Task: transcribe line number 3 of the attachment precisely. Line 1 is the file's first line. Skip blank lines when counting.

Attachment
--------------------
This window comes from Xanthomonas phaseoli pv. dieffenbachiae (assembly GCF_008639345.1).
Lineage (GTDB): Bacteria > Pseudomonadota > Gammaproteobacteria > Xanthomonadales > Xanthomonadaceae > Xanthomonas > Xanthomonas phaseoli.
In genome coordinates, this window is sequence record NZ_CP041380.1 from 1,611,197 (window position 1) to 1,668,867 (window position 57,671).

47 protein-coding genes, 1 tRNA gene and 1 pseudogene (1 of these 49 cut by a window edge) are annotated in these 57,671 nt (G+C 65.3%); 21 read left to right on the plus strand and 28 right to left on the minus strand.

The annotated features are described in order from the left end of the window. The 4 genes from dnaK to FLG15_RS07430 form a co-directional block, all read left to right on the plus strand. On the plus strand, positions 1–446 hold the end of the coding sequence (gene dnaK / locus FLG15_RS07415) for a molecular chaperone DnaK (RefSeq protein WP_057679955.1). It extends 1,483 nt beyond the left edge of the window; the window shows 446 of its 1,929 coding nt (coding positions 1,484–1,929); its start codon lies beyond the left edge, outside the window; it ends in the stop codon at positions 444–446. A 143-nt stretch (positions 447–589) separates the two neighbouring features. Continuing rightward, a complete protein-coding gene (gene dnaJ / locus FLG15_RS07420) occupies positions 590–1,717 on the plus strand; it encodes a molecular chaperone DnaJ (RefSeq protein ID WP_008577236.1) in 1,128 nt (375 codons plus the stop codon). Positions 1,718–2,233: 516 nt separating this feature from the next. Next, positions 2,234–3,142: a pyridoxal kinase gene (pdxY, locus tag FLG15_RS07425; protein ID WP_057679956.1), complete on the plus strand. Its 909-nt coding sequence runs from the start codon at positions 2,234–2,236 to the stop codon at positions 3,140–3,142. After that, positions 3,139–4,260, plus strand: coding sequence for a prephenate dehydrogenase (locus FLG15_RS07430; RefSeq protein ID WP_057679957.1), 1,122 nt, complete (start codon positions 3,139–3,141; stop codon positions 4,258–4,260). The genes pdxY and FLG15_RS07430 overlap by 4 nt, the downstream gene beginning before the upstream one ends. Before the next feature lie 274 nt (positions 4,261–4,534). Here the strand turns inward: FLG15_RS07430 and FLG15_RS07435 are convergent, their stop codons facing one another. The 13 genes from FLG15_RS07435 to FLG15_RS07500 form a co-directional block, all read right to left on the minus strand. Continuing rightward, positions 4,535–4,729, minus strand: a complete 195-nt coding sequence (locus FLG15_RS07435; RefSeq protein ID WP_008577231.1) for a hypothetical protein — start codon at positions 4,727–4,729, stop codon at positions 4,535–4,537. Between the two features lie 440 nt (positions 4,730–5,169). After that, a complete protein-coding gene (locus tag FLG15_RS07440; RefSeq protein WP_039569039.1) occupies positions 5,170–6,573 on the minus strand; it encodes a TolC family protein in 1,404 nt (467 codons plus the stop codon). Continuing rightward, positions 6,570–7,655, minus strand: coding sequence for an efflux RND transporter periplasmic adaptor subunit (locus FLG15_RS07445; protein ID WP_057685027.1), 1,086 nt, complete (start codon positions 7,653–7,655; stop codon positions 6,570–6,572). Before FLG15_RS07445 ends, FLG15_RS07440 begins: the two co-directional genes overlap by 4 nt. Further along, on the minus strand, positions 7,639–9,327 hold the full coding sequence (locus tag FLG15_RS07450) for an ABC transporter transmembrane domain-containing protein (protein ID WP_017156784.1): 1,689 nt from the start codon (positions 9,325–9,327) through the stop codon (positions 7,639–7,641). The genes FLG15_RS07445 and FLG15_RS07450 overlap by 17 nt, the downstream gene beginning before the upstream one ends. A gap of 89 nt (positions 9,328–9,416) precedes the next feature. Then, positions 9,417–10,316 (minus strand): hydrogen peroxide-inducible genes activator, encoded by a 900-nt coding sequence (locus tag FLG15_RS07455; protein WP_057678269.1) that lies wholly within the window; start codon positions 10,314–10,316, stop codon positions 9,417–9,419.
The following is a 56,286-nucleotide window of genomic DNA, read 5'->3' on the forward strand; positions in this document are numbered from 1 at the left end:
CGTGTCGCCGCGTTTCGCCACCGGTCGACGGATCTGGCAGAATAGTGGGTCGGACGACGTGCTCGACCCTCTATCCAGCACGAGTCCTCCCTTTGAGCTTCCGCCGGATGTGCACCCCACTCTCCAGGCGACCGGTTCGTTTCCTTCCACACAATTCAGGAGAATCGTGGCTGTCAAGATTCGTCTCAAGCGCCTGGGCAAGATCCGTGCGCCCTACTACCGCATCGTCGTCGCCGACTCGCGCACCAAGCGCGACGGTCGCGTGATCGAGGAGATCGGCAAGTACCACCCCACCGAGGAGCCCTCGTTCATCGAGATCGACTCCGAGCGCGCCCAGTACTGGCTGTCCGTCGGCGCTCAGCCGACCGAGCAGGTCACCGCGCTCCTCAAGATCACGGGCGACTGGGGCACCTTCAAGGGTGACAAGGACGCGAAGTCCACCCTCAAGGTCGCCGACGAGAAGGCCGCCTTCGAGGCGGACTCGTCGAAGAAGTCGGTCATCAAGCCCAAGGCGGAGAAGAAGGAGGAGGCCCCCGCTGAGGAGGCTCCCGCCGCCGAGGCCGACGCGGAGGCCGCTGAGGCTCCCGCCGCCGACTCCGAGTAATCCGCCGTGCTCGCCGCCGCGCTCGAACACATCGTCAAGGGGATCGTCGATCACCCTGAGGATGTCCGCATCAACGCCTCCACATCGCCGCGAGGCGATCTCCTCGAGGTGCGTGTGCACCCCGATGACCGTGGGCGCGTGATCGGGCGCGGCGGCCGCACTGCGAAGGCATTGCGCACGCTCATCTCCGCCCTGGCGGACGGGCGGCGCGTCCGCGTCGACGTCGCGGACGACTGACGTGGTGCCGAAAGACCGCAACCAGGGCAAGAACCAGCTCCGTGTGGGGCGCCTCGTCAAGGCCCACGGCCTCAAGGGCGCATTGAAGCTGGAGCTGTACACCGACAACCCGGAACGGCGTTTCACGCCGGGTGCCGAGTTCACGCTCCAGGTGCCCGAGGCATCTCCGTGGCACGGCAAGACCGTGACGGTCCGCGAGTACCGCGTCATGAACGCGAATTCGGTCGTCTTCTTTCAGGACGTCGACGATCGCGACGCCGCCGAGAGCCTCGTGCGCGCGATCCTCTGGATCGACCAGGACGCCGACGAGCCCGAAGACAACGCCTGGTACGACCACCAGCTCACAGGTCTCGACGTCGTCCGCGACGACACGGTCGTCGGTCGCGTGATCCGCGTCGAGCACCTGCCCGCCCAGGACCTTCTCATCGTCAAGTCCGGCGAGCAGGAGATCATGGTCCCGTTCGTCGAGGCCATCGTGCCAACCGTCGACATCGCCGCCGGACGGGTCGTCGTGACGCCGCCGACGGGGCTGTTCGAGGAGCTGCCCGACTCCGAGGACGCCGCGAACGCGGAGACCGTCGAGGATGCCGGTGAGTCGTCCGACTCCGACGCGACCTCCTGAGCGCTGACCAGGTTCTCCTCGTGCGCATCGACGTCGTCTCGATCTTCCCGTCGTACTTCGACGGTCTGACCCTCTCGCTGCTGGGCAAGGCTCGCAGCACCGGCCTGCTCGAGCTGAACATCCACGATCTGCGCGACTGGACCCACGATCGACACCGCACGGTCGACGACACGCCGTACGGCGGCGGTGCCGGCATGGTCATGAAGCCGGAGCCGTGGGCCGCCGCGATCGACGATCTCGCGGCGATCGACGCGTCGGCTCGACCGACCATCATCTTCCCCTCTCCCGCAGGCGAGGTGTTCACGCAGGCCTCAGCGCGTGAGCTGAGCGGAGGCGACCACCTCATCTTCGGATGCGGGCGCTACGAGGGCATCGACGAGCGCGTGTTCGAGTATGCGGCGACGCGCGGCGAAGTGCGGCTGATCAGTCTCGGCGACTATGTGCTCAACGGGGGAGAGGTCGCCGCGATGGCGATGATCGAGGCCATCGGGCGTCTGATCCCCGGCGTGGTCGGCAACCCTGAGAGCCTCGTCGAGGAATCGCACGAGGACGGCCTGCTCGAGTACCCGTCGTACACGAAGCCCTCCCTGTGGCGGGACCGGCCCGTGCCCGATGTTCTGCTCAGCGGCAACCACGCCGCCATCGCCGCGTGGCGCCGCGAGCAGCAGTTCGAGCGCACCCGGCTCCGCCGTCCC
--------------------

In genome coordinates, this window is sequence record NZ_CP041380.1 from 1,611,197 (window position 1) to 1,668,867 (window position 57,671).